New LGBTQ Programmer Brings a New Vision to a Longstanding Festival
By Frank Rizzo
The first thing you notice about Malakhi Eason, besides his beaming smile and upbeat personality, is his hair.
It’s a towering creation, a woven golden crown sitting above braided dark follicles, running like tributaries down his scalp, creating an extraordinary work of salon art.
That’s just how Eason, the new director of programming and community impact for the International Festival of Arts & Ideas, wants us to feel about all aspects of ourselves. Hair styles are art. Clothes are art. And people are artworks, too — if we can only imagine it.
“Imagine” is the theme Eason has chosen for this year’s International Festival of Arts & Ideas. This is the 26th year for New Haven’s two-week presentation of 200-plus performances, exhibits, discussions and tours. Most, about 80 percent, of the festival’s offerings are free.
Because of the pandemic, last year’s festival had to quickly move to an all-digital format. This year, the festival will build on the success of that online engagement but will also position itself for live events on the New Haven Green — if Covid-19 numbers and vaccination levels allow.
Eason, who arrived in town in November, and Shelley Quiala, the festival’s new executive director, hustled to create a new gathering in 2021, not knowing if it would be in-person or virtual. The envisioned end result will be a hybrid of both.
The 26th annual festival began mid-May and will continue to the end of June, with its high-profile events happing during between June 18 to 27.
Included among the events are Jacob’s Pillow-awardee choreographer Ronald K. Brown, Indigenous playwright and Forbes “30 under 30” theater director Madeline Sayet, and several unexpected events not seen before at the festival.
One of the homegrown highlights will be a celebration of hair design and its cultural history. Also on tap is a drag spectacular. Both events are examples of Eason looking at festival programming in new ways.
Before his New Haven hire, Eason was programming manager at Omaha Performing Arts, where he curated the expansive Jazz on the Green series, ranging from intimate cabaret performances to outdoor concerts featuring artists like Ladama, Big Sam’s Funky Nation, Kim Waters, Sammy Miller and the Congregation, and Marcos y Sabor.
A Circuitous Path
It’s been a long and circuitous road for Eason, both professionally and personally, as he arrives at his new programming position for New Haven’s well-established festival, one that has brought high-profile acts and notables from around the world to the city.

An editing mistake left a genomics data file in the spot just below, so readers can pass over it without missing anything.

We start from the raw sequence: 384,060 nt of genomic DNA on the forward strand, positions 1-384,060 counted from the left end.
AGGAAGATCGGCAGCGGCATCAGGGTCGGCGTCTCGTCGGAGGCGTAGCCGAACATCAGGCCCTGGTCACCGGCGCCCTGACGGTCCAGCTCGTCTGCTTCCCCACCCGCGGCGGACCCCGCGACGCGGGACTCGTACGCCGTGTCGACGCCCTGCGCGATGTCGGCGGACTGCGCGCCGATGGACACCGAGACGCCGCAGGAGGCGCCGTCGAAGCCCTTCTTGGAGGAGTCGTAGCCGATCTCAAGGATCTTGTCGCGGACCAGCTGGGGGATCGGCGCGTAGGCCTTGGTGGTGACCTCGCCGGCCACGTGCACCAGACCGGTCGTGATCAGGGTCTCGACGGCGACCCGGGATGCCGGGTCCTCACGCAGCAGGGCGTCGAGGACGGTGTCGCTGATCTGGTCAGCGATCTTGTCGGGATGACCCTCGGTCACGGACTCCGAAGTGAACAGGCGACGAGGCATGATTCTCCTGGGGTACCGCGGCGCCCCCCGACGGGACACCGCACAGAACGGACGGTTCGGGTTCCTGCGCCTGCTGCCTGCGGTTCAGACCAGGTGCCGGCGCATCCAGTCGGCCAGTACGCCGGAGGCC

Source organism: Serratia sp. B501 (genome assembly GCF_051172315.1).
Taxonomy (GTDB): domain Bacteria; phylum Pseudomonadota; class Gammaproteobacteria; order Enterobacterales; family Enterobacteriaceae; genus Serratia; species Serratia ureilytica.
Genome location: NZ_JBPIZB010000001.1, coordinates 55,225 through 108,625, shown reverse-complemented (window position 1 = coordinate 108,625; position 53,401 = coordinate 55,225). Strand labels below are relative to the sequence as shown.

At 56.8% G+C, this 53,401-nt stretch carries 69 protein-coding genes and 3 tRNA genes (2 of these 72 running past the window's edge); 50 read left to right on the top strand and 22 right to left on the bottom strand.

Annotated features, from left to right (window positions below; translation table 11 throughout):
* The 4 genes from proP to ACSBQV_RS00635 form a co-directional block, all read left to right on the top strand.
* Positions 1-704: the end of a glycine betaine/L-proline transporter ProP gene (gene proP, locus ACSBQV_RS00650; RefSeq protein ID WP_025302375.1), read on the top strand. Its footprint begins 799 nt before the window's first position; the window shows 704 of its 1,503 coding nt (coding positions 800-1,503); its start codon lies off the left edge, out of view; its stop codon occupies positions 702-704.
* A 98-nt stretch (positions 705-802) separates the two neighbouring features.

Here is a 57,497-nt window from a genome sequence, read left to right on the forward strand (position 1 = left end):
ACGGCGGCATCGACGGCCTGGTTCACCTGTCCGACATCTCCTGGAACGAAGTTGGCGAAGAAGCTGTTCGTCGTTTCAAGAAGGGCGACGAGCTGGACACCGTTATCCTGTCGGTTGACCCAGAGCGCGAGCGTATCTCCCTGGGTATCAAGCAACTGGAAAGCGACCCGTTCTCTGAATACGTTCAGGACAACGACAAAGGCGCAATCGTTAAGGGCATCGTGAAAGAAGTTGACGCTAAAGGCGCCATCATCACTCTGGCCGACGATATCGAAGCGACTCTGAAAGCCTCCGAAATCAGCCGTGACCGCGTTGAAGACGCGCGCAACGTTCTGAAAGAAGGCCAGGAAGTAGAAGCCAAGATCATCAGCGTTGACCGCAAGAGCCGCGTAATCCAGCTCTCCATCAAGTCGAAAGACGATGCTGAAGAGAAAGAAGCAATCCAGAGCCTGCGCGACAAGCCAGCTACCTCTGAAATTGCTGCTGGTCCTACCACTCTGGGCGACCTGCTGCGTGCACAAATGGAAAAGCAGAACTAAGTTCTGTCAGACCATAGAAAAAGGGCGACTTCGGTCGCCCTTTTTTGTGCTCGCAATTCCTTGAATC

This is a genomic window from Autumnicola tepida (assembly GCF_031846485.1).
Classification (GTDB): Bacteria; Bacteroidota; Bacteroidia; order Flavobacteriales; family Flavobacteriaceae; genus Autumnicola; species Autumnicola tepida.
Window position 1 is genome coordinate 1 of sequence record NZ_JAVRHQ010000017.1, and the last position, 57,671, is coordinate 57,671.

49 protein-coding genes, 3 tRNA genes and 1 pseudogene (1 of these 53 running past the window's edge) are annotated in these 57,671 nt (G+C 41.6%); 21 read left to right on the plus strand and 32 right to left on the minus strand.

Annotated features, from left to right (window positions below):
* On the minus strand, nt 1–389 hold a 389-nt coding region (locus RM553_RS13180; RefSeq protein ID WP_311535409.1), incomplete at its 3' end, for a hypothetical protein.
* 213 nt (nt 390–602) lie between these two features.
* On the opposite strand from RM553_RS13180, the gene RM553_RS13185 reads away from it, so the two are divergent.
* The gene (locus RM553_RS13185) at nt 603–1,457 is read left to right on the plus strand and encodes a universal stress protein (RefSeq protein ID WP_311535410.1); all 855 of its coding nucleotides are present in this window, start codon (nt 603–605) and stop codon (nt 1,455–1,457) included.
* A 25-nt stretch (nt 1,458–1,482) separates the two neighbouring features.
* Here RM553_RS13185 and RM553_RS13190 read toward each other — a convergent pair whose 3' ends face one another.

Eason grew up in Boston in a life he called “eventful and challenging.” Eason says he “grew up in the church,” coming from a religious family of ministers, preachers and singers, “so I started, too, at a young age.”
He was raised much of his early life by his grandmother, Lovestine Eason. “She’s my girl — and the most glamorous woman I ever met in my life, wearing sequined dresses, pearls, rings, makeup — and she had a different wig for every day of the week. She always had me looking fresh. I couldn’t wear baggy clothes. She had me in suits, suspenders, sweaters and bowties. I have a love of bowties. I even have a tattoo of one.”
Eason graduated high school from Boston Arts Academy where he was a vocal major. After high school he eventually went to hair school, but learning he would become a father at the age of 19 made him reassess his life.
“Having a son forced me to be more methodical with my decisions in life,” he says. With the help and encouragement of friend Linda Wells — “I will always say her name” — Eason enrolled at the University of Bridgeport, where he majored in mass communications and entertainment business. Along with school and being a youth pastor at a Bridgeport’s Mt. Aery Baptist Church, he would venture to New Haven’s Pulse nightclub, known for its fierce dance music and gay clientele.
New Haven is where he celebrated his secret self.
“This is the first time I’ve ever talked publicly about this,” he says. “I call myself an ally because I don’t like a whole bunch of labels. But I had a male partner right after [my relationship with] the mother of my son. After that, it was all guys. “